The interesting social networking articles:
The tools that I’ve been playing with most have been google reader and friendfeed.  Both have been highly valuable and taken way more time than I expected.  The biggest surprise is not the amount of noise that I get, but the amount of signal.  I’ve got about 150 items in my google reader that I actually want to read right now, but don’t have the time to devote to reading.  Not a bad problem to have.

Conversation: The Future of Social Enterprise

Harvard Business School professors V. Kasturi Rangan and Susan McDonald are hosting a conversation based on their recent paper, The Future of Social Enterprise. Click here to read a summary of their findings and join in the conversation.

The questions posed center around social sector evolution and measuring ROI and social impact – the conversation started today and already has some interesting posts.  These web forum conversations generally only last a week or two, so check it out now in order to participate!

Better fuel efficiency through better labels – gpm vs mpg

We all know how important language is in persuading people to think certain ways, and that certain words and phrases in common use are politicized rhetoric (think pro-life and pro-choice).  However, I never thought of “miles per gallon” as one of those potentially misleading phrases.  Until I read this in a Fuqua Alumni email:

For example, most people ranked an improvement from 34 to 50 mpg as saving more gas over 10,000 miles than an improvement from 18 to 28 mpg, even though the latter saves twice as much gas. (Going from 34 to 50 mpg saves 94 gallons; but from 18 to 28 mpg saves 198 gallons).

These mistaken impressions were corrected, however, when participants were presented with fuel efficiency expressed in gallons used per 100 miles rather than mpg. Viewed this way, 18 mpg becomes 5.5 gallons per 100 miles, and 28 mpg is 3.6 gallons per 100 miles — an $8 difference today.

“The reality that few people appreciate is that improving fuel efficiency from 10 to 20 mpg is actually a more significant savings than improving from 25 to 50 mpg for the same distance of driving,” Larrick said. (See table.)

See the full article here, including a video link.

Going Negative with Green Messaging

Struggling for years with a decreasing market share and tumbling stock price, Nortel is going negative with a campaign against Cisco.  This Wall Street Journal article details their PR blitz utilizing bloggers, YouTube, anti-Cisco websites, and trade show demonstrations.  The message?  Use Nortel to avoid “the Cisco energy tax.”

Nortel is countering with the argument that Cisco’s technology, as successful as it has been in the marketplace, is an energy hog. In its ads, Nortel claims that Cisco’s data networks “are costing you 100% too much.” At trade shows, Nortel staff attach wattage meters to comparable Nortel and Cisco gear in an effort to show that Nortel’s gear is much more energy-efficient. The company posted a film of the demo on YouTube.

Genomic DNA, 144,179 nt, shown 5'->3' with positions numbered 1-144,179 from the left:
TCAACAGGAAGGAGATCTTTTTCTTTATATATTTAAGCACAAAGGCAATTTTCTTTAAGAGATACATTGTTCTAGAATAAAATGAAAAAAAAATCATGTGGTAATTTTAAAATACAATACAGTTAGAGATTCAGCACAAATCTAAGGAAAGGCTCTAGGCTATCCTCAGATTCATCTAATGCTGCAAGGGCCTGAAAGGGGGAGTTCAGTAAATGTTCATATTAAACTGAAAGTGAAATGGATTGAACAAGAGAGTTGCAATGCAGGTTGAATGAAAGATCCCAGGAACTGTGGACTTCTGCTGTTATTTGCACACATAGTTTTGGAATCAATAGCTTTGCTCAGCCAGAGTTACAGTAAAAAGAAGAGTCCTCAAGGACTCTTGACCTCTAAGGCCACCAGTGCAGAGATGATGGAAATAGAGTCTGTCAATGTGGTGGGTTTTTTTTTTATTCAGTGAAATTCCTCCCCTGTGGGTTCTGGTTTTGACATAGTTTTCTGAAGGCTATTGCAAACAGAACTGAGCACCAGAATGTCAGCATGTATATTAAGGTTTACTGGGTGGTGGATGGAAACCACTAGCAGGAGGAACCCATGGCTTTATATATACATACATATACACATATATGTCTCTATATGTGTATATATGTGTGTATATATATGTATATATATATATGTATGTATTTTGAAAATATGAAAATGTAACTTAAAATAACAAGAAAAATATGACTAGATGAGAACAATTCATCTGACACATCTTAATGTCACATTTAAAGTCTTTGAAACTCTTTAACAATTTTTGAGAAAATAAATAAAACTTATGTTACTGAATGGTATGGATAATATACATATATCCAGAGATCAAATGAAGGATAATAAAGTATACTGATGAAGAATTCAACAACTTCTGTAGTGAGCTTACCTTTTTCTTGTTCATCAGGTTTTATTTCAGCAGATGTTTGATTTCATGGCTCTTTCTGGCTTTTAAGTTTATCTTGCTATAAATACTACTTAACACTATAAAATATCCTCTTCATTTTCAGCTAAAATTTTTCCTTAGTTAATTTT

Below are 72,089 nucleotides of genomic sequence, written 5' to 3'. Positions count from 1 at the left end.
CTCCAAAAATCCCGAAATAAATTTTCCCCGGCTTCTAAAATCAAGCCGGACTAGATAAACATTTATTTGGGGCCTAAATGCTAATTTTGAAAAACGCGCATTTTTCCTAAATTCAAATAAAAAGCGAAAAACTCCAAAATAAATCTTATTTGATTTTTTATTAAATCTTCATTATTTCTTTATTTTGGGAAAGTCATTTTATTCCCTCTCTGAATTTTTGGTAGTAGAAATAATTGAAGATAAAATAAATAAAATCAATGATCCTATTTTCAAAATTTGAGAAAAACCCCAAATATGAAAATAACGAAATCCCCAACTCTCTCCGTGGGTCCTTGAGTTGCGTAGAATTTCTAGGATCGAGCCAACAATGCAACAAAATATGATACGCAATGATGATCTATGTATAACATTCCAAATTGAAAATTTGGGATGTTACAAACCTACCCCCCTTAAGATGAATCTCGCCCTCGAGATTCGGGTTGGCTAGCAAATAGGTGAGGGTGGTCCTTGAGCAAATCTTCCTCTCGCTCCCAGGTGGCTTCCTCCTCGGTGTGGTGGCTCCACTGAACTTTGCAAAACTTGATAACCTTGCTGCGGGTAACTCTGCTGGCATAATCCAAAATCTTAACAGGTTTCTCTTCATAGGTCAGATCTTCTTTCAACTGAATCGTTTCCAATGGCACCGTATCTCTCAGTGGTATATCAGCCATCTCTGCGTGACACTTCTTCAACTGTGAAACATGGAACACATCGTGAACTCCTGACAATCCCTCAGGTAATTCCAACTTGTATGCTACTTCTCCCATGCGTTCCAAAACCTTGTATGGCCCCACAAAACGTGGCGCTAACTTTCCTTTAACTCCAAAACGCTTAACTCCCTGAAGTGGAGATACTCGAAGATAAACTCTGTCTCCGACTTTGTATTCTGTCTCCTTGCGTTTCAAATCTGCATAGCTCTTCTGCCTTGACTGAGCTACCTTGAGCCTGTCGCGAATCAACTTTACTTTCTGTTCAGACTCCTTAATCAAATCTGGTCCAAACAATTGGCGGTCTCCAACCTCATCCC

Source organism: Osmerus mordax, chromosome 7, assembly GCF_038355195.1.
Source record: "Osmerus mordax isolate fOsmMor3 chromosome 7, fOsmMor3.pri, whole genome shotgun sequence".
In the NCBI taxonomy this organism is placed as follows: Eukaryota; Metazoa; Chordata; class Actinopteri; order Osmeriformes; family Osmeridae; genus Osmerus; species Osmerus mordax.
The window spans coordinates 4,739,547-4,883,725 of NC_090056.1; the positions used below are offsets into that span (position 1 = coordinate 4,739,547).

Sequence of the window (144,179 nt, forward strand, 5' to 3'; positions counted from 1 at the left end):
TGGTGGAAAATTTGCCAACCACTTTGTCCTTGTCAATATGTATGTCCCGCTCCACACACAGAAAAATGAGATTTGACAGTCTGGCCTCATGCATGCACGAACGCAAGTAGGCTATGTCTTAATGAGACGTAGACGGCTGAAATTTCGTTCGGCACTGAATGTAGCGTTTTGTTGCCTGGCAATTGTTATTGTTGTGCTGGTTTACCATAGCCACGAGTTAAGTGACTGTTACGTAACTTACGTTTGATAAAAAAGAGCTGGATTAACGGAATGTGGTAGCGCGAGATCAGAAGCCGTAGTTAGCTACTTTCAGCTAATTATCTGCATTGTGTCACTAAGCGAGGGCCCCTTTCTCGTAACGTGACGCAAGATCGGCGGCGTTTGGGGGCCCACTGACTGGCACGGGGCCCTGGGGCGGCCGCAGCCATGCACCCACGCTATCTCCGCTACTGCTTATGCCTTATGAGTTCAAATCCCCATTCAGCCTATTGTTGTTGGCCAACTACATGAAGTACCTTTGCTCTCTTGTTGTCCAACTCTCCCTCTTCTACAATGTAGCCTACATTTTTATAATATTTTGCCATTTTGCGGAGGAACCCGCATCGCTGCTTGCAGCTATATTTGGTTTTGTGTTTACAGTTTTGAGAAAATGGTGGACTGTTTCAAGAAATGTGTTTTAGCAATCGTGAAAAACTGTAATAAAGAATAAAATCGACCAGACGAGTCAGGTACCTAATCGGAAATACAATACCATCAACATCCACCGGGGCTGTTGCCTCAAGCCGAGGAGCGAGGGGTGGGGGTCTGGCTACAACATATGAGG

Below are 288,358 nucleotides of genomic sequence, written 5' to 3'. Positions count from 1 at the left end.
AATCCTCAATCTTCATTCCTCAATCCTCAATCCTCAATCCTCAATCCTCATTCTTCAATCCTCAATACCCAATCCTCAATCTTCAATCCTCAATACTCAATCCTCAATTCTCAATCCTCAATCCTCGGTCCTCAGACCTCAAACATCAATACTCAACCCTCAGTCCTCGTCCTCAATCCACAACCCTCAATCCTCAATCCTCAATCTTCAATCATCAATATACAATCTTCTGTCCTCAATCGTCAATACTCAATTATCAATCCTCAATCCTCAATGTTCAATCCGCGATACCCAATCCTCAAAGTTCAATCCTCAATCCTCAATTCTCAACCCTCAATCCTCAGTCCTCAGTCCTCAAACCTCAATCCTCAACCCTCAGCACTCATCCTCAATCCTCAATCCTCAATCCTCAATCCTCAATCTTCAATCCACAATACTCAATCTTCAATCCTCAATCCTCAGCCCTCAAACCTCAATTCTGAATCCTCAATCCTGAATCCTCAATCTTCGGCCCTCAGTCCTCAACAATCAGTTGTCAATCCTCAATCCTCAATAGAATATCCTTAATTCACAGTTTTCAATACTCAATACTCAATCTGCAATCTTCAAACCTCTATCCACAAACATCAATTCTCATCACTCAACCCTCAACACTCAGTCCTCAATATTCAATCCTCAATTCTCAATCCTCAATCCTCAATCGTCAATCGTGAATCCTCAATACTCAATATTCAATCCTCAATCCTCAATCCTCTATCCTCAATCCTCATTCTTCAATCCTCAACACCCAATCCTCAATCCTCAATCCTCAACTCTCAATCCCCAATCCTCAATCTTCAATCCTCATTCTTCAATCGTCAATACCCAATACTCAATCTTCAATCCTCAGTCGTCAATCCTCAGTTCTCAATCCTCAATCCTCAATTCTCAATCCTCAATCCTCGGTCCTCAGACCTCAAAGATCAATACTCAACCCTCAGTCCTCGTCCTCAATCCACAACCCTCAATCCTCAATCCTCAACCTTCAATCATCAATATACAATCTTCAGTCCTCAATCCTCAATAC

Energy prices are finally rising to a point where being energy-efficient is not just something to make a consumer feel good, but something that affects purchasing decisions by price-sensitive customers.  That Nortel is taking this message to large corporate customers is evidence that at least some people in corporate purchasing departments are concerned with cutting costs by conserving energy.

In a previous post, I talked about the strategy of going negative with marketing, and why it’s rarely done.  This is one of those cases where a very small company with much to gain and little to lose takes on the market leader with a campaign aimed at gaining some awareness and hoping to steal just a bit of the leader’s market share.  Or, as pointed out in the WSJ article, survive and keep their current customers as their competition makes persuasive presentations to switch.  It’s not unusual for a smaller company to paint the larger one as evil, and it’s not that unusual to use an environmental rationale to make that argument.  What might be unusual is that with the price of energy rising so quickly, customers might listen.

And frankly, Cisco’s response that “there are no industry standards to measure “green”; and Cisco’s gear meets the environmental requirements of the product-testing company Miercom” falls a bit flat with me.  Not a counter-argument about green manufacturing or building initiatives, but a lack of industry standards? No pledge for improved performance or details of why the additional energy usage creates a superior product?  This lack of rebuttal leaves me thinking Cisco either isn’t taking Nortel seriously or isn’t taking energy efficiency seriously –  either case may not be a big mistake now, but could be a huge mistake in the future.